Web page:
By the time you’ve finished reading this article, one business will have been the victim of a cyberattack. That’s the findings from the Australian Cyber Security Centre’s (ACSC) latest report which received over 67,500 cybercrime reports in the last financial year, an increase of nearly 13 per cent from the previous financial year. That equates to one cyber attack every eight minutes.
And if you think it’s just the big players these cybercriminals are targeting, you’d be surprised to hear just how widespread this problem is. No sector of the Australian economy was immune to these attacks, and small and medium-sized businesses are just as vulnerable, sometimes more exposed due to low levels of understanding, less resourcing, or underestimation of risk.
Top three most common cyber security threats for SMEs
- Ransomware involves encrypting company data so that it cannot be used or accessed, and then forcing the company to pay a ransom to unlock the data. According to ACSC, ransomware attacks have increased by nearly 15 per cent compared with the previous year.
- Malware is a malicious code that hackers use to access an organisations’ network, then steal or destroy data. Malware usually comes from malicious website downloads, spam emails or from connecting to other infected machines or devices.
- Scam emails or phishing attacks are designed to trick individuals out of their money and information. These emails often look like they were sent from individuals or organisations you know or should trust.
Prevention and proactivity are key when it comes to cybersecurity
Failure to prepare for a cyberattack is costing small and medium-sized companies big. From financial losses and downtime, to reputational damage and even legal action as a result of a data breach, there are a number of ways that cybercrime can impact your organisation.
Having incident response, business continuity and disaster recovery plans in place is an important strategy to prepare for a cyber security incident. Just as important is testing these plans to ensure they’re robust enough to stand up to an attack.
Five simple ways to prevent cyber threats
1. Build a multi-layered approach to security
There’s no one-size-fits-all approach to security. A good security strategy should be built with a multi-layered approach using different solutions. This can become challenging and complex to navigate internally, especially because the products available are constantly changing.
If your business operates through the Microsoft 365 platform, you’ll already have a baseline level of security. Our recommendation is to solidify that baseline leveraging existing software and slowly build up your business maturity level by upgrading to a higher licensing level, configuring settings like MFA and conditional access or with targeted initiatives that are not included in Microsoft 365, such as extra backups.
2. Update your devices and systems
Turn on automatic updates for your operating systems and applications. If automatic updates are unavailable, regularly check for updates from vendors and install them as soon as possible.
3. Use Multi-Factor Authentication
Multi-Factor Authentication (MFA) requires the user to provide two or more verification factors to gain access (e.g. a one-time password sent to your phone). Make sure you have MFA enabled by default on any corporate networks, devices or systems.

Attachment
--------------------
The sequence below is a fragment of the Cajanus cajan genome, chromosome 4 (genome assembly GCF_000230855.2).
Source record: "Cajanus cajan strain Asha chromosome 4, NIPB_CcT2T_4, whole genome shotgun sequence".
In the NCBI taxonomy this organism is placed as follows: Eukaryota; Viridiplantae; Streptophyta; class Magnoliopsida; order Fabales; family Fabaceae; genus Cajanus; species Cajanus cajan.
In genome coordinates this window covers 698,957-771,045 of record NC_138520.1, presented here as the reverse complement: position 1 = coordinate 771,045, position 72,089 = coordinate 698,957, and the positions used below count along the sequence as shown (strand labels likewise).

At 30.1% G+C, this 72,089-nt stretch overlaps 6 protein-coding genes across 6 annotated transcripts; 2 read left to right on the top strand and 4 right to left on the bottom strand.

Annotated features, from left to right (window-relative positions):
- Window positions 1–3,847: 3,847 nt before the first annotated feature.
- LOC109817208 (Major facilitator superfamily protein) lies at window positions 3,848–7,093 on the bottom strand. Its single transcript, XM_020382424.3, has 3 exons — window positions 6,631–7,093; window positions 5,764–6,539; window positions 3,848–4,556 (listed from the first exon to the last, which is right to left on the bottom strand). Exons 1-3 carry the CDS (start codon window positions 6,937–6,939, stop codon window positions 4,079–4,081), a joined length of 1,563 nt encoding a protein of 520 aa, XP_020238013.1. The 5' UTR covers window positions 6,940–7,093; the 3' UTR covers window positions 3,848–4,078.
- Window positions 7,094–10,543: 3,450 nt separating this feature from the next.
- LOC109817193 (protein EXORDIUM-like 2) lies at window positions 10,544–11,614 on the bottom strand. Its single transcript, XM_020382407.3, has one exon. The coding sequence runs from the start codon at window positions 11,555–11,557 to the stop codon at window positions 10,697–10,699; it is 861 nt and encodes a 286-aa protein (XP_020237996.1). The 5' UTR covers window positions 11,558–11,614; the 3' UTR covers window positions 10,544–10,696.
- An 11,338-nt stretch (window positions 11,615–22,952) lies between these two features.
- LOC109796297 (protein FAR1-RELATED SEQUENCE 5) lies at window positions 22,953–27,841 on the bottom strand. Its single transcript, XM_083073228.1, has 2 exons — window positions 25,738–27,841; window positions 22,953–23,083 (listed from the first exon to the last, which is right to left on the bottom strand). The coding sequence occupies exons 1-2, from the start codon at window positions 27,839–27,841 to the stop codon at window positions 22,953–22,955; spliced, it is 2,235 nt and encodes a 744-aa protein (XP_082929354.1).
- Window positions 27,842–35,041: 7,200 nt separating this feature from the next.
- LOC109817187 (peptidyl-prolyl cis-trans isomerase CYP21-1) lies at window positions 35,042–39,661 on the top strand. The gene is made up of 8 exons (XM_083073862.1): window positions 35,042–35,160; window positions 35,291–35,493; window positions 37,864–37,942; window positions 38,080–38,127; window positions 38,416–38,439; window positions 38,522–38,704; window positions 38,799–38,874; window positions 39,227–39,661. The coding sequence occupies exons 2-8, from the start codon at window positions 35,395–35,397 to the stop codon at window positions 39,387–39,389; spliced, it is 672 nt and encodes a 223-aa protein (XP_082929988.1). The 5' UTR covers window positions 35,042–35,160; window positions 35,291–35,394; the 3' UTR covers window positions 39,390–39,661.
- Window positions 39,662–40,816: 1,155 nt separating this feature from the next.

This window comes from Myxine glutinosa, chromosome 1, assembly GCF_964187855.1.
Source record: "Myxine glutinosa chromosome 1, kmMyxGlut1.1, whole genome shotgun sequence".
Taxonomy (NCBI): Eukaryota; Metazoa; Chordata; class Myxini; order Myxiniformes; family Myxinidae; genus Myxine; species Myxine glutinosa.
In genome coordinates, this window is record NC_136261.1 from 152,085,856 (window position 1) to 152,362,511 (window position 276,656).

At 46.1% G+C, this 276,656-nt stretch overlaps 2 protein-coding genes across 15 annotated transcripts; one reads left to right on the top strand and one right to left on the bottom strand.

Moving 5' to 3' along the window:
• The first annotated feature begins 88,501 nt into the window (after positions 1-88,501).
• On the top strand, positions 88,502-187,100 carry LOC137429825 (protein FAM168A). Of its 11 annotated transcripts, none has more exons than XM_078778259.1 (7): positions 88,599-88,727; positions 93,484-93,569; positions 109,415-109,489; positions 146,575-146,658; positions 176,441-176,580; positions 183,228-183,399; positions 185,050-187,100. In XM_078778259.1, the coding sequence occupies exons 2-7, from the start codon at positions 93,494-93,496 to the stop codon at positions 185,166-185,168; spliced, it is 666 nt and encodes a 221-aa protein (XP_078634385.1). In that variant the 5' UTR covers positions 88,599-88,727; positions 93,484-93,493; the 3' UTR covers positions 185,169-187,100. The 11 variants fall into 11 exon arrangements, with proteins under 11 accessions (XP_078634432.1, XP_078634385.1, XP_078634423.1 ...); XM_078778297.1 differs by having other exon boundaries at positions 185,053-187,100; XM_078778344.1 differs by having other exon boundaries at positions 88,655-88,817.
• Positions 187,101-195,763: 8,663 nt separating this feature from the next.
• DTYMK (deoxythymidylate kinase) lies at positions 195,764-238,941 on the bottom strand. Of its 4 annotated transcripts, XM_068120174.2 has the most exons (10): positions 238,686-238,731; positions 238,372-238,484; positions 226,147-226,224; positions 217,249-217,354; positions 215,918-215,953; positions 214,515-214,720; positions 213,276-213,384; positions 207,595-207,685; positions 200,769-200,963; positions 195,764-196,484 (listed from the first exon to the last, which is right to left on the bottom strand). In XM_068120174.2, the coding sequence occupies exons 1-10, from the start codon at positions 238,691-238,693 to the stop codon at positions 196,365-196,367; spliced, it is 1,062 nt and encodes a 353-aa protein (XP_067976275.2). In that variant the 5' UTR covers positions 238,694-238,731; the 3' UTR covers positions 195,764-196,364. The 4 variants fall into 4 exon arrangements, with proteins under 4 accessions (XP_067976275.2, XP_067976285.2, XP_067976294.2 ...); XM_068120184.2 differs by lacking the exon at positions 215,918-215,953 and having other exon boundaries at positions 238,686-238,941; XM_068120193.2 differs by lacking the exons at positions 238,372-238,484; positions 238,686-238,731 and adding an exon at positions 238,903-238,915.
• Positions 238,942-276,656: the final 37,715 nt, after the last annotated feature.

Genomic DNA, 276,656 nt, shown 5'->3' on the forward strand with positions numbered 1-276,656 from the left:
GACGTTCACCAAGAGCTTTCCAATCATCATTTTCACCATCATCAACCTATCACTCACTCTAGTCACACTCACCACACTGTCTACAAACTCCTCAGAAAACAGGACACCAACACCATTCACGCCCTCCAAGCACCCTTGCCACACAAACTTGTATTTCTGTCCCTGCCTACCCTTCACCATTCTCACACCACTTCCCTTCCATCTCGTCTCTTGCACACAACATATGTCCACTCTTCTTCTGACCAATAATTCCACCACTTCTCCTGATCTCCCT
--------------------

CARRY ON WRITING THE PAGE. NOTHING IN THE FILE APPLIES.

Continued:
4. Train staff in good cyber security habits
Are your end-users the weakest link in your cyber defences? 41% of IT professionals report phishing attacks at least daily. You can have the best technology in place, however, if your staff are not well trained, that investment goes to waste.
Your staff and policies play a crucial role in the success or failure of your IT protection efforts. Build a workforce of trained, phishing-aware employees that provide your business with a human firewall against cyber threats. A good place to start is by doing a staff security awareness training and simulation. This has been a popular service for Bremmar clients.
5. Back up your cloud against accidental loss or deletion of files
With more and more businesses depending on Microsoft 365 and G-Suite for business operations, the risk of potential data loss is impossible to ignore. Although Microsoft and Google store data in their servers, they don’t take responsibility for human error such as accidental loss or deletion of files. With people working from home and increasingly relying on collaboration tools like Teams and SharePoint, protecting data in the cloud is more important than ever.
Your business information is one of the most, if not the most, important assets of your company. It’s essential you’re constantly monitoring your IT environment to protect it from any emerging threats. Bremmar’s team of specialists can advise on the best security solutions for your business, implement them and monitor performance so you can rest assured that all safety measures are in place to maintain the integrity of your network and data.
Do you have cybersecurity insurance measures in place?
Our business insurance team is here to help you protect your business and personal data. While we hope that your cybersecurity won’t be breached, we can help you insure against the costs that arise in such a situation. By creating a cyber insurance policy, you’re adding another layer of security to your business. Get in touch with us today to get started.